Guide to the best of West African Food
West African food has a distinctive, traditional cuisine that varies from region to region but has a common thread in the types of ingredients used. Over the centuries, the food of West Africa has been deeply influenced by colonizing nations but you can still find traditional flavours and a renewal of interest in these traditional foods. Eating products grown and produced locally and reinventing traditional cooking is at the heart of the surge of interest in African foods.
West Africa is made up of 16 nations: Benin, Burkina Faso, Cameroon, Cabo Verde, Chad, Côte d’Ivoire, Equatorial Guinea, Gambia, Ghana, Guinea, Guinea-Bissau, Liberia, Mali, Mauritania, Niger, Nigeria, Senegal, Sierra Leone, and Togo. Geographically speaking West Africa also includes Mali, Mauritania and Niger.
While the region’s flavours have been influenced by colonizing nations it had the ‘least’ amount of contact with European and Arabic communities. The main ingredients adopted by West Africans are cassava, peanuts and chillies, which arrived with the slave trade in the 16th century. You can still find distinctive, traditional West African cuisine. Prior to this, the people were trading with the Arabic communities of the North for spices.
18 West African Food Favourites
Peas, Beans and Cassava
Plentiful and easy to grow these basic starches or carbohydrates are the backbone of West African foods. Other favourites include yams, sweet potatoes, corn, rice, millet and the best of all cassava. Cassava is milled into flour, which is then used to make dough called Fufú.
Fufú is a slightly sour and starchy dough that is broken into small chunks and used to create a spoon to scoop up stews and soups. Fufú would be similar to a dumpling in European cultures.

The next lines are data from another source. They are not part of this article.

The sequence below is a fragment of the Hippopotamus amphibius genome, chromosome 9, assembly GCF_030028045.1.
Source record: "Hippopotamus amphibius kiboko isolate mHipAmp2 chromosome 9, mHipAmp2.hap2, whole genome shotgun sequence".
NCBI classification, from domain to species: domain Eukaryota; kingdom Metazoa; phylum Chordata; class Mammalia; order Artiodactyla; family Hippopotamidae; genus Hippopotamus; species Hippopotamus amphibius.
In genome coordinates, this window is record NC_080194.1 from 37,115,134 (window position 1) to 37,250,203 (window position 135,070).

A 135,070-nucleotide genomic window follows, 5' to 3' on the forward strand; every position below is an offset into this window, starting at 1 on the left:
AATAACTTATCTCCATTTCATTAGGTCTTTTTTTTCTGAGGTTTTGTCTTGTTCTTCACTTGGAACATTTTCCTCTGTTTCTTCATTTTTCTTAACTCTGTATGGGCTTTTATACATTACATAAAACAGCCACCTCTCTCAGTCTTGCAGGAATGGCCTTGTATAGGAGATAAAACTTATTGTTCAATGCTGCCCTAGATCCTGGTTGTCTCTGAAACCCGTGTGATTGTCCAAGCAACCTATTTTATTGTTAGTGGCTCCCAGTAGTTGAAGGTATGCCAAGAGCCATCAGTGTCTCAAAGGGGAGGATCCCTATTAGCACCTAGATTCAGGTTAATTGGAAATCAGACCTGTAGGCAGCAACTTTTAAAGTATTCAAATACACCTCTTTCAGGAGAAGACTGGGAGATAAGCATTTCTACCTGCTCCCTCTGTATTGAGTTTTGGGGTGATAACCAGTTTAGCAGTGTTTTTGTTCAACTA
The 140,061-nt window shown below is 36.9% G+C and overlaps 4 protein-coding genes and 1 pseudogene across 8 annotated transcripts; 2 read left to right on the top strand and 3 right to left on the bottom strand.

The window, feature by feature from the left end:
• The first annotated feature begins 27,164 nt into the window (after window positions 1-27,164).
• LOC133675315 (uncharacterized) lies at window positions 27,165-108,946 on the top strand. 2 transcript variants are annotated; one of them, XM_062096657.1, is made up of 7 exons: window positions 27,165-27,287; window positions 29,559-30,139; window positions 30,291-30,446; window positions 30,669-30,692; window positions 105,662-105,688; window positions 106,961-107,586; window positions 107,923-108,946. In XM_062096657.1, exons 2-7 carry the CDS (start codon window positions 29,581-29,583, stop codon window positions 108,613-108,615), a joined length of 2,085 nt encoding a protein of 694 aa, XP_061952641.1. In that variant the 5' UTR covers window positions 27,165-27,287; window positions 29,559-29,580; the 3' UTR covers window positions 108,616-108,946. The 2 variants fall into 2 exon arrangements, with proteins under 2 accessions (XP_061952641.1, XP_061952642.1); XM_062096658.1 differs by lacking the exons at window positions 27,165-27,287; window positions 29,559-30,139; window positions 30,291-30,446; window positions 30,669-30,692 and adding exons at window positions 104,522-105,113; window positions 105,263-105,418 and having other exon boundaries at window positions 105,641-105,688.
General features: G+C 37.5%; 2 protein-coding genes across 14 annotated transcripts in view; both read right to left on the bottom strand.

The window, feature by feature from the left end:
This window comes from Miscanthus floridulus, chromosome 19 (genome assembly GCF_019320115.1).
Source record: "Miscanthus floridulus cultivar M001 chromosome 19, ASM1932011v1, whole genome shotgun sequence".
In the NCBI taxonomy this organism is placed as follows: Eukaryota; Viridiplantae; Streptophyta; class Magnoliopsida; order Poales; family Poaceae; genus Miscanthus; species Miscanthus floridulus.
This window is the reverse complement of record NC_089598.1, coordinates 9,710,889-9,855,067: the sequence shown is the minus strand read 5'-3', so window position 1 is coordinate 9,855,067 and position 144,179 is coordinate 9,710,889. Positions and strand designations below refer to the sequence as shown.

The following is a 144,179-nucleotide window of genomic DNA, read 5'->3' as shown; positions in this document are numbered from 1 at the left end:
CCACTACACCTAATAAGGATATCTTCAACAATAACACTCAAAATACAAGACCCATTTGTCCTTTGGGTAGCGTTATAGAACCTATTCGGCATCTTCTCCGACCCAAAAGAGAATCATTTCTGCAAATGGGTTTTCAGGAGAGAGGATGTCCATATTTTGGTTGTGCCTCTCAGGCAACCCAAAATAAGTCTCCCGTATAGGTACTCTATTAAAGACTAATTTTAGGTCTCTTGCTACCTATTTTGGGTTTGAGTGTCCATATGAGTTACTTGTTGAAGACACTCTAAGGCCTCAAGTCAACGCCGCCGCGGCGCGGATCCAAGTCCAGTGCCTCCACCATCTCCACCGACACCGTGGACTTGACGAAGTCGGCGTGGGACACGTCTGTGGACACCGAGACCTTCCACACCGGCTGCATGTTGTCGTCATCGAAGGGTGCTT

West Africa has a relatively long warm growing season, which produces fruits such as mango, melon, coconuts, citrus fruits, grapes, pineapples and avocado. These fruits are used both fresh and dried for fruit juices and drinks, desserts and often combined with meats and vegetables to sweeten certain dishes. Plantains although similar in appearance to bananas are extremely starchy, they are used more often in place of potatoes.
Many Mediterranean vegetables grow quite happily in the warm sun of West Africa. Sweet Bell peppers, tomatoes, onion, herbs and okra all grow well here. Greens are a great favourite in West African cooking from Swiss chard to mustard and cabbage greens the range of these vegetables is extensive and growing as more African Chefs incorporate these traditional greens into tasty West African dishes.
Cattle is expensive in West Africa so red meat is pretty hard to find, the few cows you do see are dominantly used for milk and are considered a sign of wealth, not food. Chicken, goat and pork are far more popular and used in a variety of long-simmered soups and stews. Fish and seafood are of course popular along the coastlines and there are abundant sources of them. Grilling, frying and steaming are amongst the most popular style of preparations but each area has its favourite seafood dish.